JT Jersey (formerly Jersey Telecom, JT) has revealed that all three cables cut by a ship dragging its anchor on the seabed in the English Channel in early December have now been repaired and are back in service. As reported by Cable Compendium last week, all communications traffic from JT was routed through a single link to France, the 425km HUGO network owned by Sure, as it was the only cable not affected by the incident.
A submarine cable system owned and operated by Bharti Airtel has been damaged by cyclone Vardah, the Times of India writes. A spokesperson for the company was cited as saying: ‘Due to the severe cyclone at Chennai coast, one of our international undersea cables has been damaged and internet traffic has been partially impacted. As a result, customers in some locations may be experiencing slow internet/data speeds.’ Telecoms infrastructure belonging to a number of other operators – including Vodafone India and Global Cloud Xchange, the subsea unit of Reliance Communications (RCOM) – is also believed to have suffered disruptions.
Avelacom has completed a new segment of its DWDM network, which is designed to be the lowest latency route between London and Moscow. The project includes the deployment of 900km of terrestrial fibre and three new PoPs across Europe – in Amsterdam (the Netherlands), Bremen (Germany) and Helsinki (Sweden). The backbone is connected to Cinia’s C-Lion cable in the Baltic sea and Avelacom’s fibre network in Russia. Aleksey Larichev, Managing Director of Avelacom, said: ‘Our recent upgrade cuts up to two milliseconds off to help to support and optimise low latency trading between Europe-Russia. It also leverages access to further markets in Southeast Asia, lowering latency to Tokyo and Shanghai accordingly. Our network testing shows outstanding results: deterministic latency profile, no latency spikes. These are key characteristics for high-performance trading infrastructure.’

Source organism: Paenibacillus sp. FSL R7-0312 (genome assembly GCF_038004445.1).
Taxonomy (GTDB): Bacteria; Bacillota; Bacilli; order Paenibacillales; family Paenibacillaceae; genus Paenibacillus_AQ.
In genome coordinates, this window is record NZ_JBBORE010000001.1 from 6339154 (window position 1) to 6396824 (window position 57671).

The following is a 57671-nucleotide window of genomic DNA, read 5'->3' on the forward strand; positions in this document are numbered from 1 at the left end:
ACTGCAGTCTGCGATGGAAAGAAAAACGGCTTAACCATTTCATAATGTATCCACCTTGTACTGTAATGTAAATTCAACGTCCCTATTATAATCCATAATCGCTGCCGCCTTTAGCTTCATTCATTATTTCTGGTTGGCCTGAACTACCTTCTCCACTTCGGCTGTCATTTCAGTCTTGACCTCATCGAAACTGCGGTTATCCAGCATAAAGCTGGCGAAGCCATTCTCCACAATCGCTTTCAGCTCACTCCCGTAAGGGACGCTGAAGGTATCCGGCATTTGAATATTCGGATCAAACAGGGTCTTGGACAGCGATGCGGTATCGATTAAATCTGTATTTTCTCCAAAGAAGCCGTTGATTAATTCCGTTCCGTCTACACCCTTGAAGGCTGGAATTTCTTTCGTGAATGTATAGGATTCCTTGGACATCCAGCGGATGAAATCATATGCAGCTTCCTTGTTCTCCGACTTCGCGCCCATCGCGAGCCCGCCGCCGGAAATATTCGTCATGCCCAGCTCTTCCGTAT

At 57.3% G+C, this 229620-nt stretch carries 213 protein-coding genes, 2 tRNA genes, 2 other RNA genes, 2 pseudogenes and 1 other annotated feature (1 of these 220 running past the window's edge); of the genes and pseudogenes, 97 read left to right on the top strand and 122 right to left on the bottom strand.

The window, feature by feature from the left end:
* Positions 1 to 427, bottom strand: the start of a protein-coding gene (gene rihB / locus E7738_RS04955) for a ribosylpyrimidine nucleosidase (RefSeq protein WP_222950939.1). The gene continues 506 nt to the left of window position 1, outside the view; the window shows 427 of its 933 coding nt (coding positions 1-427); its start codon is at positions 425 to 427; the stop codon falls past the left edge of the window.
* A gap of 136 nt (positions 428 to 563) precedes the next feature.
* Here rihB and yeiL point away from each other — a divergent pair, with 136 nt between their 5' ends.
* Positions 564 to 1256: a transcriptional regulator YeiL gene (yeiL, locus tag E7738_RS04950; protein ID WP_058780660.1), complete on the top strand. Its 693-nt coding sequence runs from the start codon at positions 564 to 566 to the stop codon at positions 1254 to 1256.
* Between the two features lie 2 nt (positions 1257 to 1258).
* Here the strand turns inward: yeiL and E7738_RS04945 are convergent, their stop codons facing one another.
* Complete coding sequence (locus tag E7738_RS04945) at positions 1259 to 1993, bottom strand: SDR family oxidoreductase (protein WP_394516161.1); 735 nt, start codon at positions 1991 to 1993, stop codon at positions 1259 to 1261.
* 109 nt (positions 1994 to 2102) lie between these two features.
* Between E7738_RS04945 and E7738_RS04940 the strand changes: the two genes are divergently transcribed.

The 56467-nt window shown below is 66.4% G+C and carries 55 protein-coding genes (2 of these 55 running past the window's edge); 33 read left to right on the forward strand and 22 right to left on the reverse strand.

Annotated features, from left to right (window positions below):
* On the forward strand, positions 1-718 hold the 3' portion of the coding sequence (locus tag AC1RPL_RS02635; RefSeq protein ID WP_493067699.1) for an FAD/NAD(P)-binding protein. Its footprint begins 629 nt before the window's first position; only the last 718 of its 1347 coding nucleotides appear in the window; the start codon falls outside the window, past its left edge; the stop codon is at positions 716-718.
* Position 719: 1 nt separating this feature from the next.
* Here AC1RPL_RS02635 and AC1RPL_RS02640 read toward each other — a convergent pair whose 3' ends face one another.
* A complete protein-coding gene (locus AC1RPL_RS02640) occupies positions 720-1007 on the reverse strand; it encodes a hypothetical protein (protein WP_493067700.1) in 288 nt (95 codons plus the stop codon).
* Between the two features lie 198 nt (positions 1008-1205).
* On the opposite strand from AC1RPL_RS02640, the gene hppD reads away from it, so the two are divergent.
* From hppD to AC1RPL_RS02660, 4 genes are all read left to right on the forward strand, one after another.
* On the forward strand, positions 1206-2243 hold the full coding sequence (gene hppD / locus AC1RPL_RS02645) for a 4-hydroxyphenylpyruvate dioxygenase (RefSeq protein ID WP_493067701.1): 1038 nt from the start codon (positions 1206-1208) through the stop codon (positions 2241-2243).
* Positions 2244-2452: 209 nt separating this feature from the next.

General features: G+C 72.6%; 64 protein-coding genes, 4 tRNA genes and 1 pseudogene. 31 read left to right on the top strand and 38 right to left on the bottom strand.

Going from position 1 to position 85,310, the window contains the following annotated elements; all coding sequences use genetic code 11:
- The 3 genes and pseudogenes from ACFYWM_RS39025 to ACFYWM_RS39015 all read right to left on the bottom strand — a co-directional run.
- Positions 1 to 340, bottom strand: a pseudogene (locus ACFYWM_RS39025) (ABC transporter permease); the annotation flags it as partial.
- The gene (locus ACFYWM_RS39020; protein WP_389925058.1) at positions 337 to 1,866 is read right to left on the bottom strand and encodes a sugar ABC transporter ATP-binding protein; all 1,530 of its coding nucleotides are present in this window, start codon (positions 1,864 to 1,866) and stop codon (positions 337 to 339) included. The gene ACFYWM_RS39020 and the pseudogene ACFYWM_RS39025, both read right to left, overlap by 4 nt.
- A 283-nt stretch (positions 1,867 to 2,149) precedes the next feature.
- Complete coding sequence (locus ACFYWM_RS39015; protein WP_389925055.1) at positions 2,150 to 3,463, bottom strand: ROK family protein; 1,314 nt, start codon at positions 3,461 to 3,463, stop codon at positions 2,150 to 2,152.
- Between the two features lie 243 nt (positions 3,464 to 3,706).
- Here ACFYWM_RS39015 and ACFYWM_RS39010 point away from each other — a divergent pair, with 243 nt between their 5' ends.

Mirait Technologies Australia has entered into a ‘multi-million dollar’ contract with Hawaiki Submarine Cable for the design and construction of a terrestrial cable duct route in Sydney (Australia), linking the landing site in Coogee with the Equinix SY4 data centre in Alexandria. The 14,000km Hawaiki cable will connect Oregon (US) with New Zealand and Sydney, and will allow for optional connectivity to selected Pacific islands along the route. Once completed, in mid-2018, the cable will deliver more than 30Tbps of capacity via TE SubCom’s C100U+ Submarine Line Terminating Equipment (SLTE).
Finally, US-based global cloud networking provider GTT Communications has announced the launch of four new US PoPs in San Diego (California), Detroit (Michigan), Chandler (Arizona) and McAllen (Texas). These new PoPs extend GTT’s Tier 1 global network, thus providing GTT with ‘deeper reach into key US markets, supporting clients’ growing bandwidth requirements and business-critical applications and services.’